Written by A. Savyon and Y. Mansharof
On July 21, 2012, in its editorial, the Iranian daily Kayhan, a mouthpiece of the Iranian regime that is close to Iranian Supreme Leader Ali Khamenei, called on the regime of Syrian President Bashar Al-Assad to fight Israel, with Tehran's backing, on the grounds that Israel was responsible for the July 18, 2012 suicide bombing in Damascus in which several of Syria's top security officials were killed. The daily went on to state that Israel's military deployment along the Syrian border prior to the bombing was further evidence of its responsibility for it, and that Israel was also behind the July 18 attack in Bulgaria against what it referred to as Israeli "diplomats," with the aim of implicating Iran.
Kayhan presented two options for a Syrian war against Israel: a "limited war" waged by Syria "to liberate part of the occupied Syrian territories," or a "comprehensive war of no set duration" to be waged by the entire resistance axis. The paper urged the Assad regime to make open military moves against the uprising at home and also against Israel, which he said was currently unprepared for war. Such a Syrian initiative would, it said, serve both Syria and the resistance axis, as well as harm the Zionist-American front and its allies Turkey, Saudi Arabia, and Qatar.
Tehran, which is currently under steadily increasing political and economic pressure, is unable to launch a direct military confrontation with the West or Western allies Saudi Arabia and the Gulf states, and is therefore urging its proxies to take military action against Israel. This modus operandi is typical for it, and serves to draw world attention away from its nuclear crisis, as well as to indirectly retaliate against the West for its harsh sanctions against it. (See also MEMRI Inquiry and Analysis No. 859, "The Collapse Of The Assad Regime – Regional Repercussions: Part I – Iranian Threats To Wage War On Israel," July 19, 2012).
The following are excerpts from the Kayhan editorial:
"A few days prior to the [July 18 bombing in Damascus], the Zionist regime deployed militarily in the occupied territories in the Golan Heights and on Mount Hermon, and went on maximum alert. On Thursday [July 19], it was even claimed that Israel's opponents were firing on these areas. These measures in themselves indicate advance planning of the Damascus bombing by the oppressive [Israeli] regime, and by the same token, it can be assessed that [Israel] itself [staged the attack] against the Israeli diplomats in Bulgaria, blaming it on Iran on the very day of the bombing...
"An important point regarding the changes [occurring] in Syria is that [the regime's] atmosphere of preserving security is gradually changing to a military atmosphere. The recent developments in Damascus – namely the bombing at the [National] Security Council [building] and the elimination of terrorist forces in the Al-Midan neighborhood – underscore the role of the military in [conflict] resolution. By purging the [Al-Midan] neighborhood in a single day, the Syrian army showed that although it has been embroiled in this crisis for 16 months, it is absolutely capable of [taking on this role]. The shift from a security atmosphere to a military atmosphere is undoubtedly dangerous for the Zionist regime as well as for Turkey, because it means the beginning of a war between Syria and Israel. On a larger scale, it undoubtedly means a joint war by Syria, Iran, Hizbullah and others against the Zionist regime. Such a confrontation can take the form of a comprehensive war of no set duration, or a limited war to liberate part of the occupied Syrian territories."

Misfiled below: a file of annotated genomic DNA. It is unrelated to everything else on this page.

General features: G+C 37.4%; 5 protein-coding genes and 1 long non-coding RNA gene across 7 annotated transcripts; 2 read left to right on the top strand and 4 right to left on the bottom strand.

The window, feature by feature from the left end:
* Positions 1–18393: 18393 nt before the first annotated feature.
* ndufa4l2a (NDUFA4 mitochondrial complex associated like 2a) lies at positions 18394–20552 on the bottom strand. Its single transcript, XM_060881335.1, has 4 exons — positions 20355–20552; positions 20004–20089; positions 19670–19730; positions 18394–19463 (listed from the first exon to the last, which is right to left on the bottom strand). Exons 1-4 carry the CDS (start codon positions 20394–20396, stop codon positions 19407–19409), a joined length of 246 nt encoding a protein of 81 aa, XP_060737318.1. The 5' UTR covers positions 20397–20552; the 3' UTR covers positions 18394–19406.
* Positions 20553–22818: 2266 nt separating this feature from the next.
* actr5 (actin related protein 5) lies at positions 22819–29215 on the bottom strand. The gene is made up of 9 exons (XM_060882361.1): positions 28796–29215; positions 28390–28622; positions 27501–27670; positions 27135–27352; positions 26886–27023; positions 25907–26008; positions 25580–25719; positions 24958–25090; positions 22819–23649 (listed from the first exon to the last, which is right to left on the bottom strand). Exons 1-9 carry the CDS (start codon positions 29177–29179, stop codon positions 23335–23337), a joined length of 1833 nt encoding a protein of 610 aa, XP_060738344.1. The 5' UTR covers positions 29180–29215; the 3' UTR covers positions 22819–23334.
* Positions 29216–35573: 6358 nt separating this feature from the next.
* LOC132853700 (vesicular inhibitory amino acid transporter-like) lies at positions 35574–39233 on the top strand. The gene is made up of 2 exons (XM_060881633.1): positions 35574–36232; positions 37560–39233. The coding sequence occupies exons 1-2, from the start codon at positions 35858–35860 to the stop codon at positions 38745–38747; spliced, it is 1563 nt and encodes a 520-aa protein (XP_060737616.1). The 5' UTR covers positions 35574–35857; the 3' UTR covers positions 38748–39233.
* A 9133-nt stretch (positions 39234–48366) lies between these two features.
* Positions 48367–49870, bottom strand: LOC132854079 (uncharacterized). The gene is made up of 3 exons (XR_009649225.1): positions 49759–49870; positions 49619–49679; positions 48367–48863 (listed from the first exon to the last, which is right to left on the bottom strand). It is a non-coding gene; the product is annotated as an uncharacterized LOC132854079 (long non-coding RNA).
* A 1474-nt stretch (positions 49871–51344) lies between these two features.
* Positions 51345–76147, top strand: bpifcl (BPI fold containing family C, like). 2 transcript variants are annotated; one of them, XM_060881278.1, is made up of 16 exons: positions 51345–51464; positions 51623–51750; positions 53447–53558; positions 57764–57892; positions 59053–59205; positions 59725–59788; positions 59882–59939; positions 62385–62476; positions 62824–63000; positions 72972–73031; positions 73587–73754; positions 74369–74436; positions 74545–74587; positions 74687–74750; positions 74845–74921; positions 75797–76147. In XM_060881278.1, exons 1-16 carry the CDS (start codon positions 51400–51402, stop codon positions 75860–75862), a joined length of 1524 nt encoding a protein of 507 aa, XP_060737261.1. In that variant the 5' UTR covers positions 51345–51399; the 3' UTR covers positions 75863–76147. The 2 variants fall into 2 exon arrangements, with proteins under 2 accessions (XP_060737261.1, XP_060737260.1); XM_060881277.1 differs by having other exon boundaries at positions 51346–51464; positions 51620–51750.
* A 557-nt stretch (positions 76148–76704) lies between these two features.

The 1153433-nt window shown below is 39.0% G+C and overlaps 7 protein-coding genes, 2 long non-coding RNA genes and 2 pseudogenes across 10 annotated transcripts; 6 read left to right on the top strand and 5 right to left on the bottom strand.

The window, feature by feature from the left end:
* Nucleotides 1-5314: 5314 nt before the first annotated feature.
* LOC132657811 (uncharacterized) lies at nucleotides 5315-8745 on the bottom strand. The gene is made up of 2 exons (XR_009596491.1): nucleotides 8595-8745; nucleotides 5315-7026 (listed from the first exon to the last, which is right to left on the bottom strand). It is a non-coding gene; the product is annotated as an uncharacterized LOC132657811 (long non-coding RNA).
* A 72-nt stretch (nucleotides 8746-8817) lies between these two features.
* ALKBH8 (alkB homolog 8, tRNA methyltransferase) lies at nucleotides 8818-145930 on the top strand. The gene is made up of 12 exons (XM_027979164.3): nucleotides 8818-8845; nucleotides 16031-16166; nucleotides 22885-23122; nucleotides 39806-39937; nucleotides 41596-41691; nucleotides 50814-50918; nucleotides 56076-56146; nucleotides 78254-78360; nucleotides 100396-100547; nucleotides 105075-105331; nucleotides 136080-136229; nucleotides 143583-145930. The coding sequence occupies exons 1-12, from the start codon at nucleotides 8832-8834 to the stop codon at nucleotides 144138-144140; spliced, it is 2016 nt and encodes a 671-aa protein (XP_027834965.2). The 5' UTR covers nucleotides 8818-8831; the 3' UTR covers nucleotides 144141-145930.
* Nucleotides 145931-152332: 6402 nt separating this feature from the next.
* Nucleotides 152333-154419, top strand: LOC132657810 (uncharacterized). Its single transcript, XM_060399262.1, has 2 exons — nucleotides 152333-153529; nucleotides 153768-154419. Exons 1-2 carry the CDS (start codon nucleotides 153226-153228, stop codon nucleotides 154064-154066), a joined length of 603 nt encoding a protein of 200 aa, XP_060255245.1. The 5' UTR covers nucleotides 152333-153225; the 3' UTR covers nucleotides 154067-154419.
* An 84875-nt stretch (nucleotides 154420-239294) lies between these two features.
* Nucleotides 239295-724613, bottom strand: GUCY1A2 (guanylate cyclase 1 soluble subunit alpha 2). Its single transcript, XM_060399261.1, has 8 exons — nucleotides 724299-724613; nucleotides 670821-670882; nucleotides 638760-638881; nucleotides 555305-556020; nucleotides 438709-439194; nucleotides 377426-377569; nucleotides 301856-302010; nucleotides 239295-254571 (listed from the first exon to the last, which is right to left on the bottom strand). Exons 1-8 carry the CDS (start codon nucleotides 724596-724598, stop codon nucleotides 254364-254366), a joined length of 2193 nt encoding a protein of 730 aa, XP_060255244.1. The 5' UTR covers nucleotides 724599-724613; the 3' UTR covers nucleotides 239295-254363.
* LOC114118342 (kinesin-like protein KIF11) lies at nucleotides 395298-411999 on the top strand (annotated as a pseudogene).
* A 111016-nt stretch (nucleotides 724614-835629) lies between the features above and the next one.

"In any case, Syria's entrance into military confrontation, whether comprehensive or limited, would definitely change the atmosphere [in the region]. It is patently clear that Israel is currently totally unprepared for military confrontation – on the contrary, the worst possible scenario for it right now would be a confrontation with Syria. Such a confrontation would turn the atmosphere in the region against the Zionist regime, Turkey, Saudi Arabia and Qatar, and against the entire American-Zionist front – thus unifying the resistance front and making it operational.
"Syria's shift from a security atmosphere to a military one will free it to deal resolutely with the armed elements operating on behalf of other parties, as in the past few days. There are at most 5,000 armed terrorists in Syria, who operate in one place, disappear, and move to another. When Syria was operating in a security atmosphere, it was difficult for it to act against this number [of terrorists] – but in a military atmosphere, the task will be simple; Syria has more experience in this area. Shifting to a military atmosphere will [also] force Turkey and Israel to pay dearly for every action against Syria, and for their part in [creating] an atmosphere of instability in Syria...
"[Syria's] entrance into the military realm means entrance into a realm of unforeseeable consequences... In a military atmosphere, the defending country [i.e. Syria] has the advantage, whereas the attacking countries are very vulnerable. The creation of security [instability] in Syria warrants the transfer of this [instability] to the countries that fomented it – which will make it easier for Syria to manage the arena [of the conflict]."
* A. Savyon is Director of the Iranian Media Project; Y. Mansharof is a Research Fellow at MEMRI.
 Kayhan (Iran), July 21, 2012.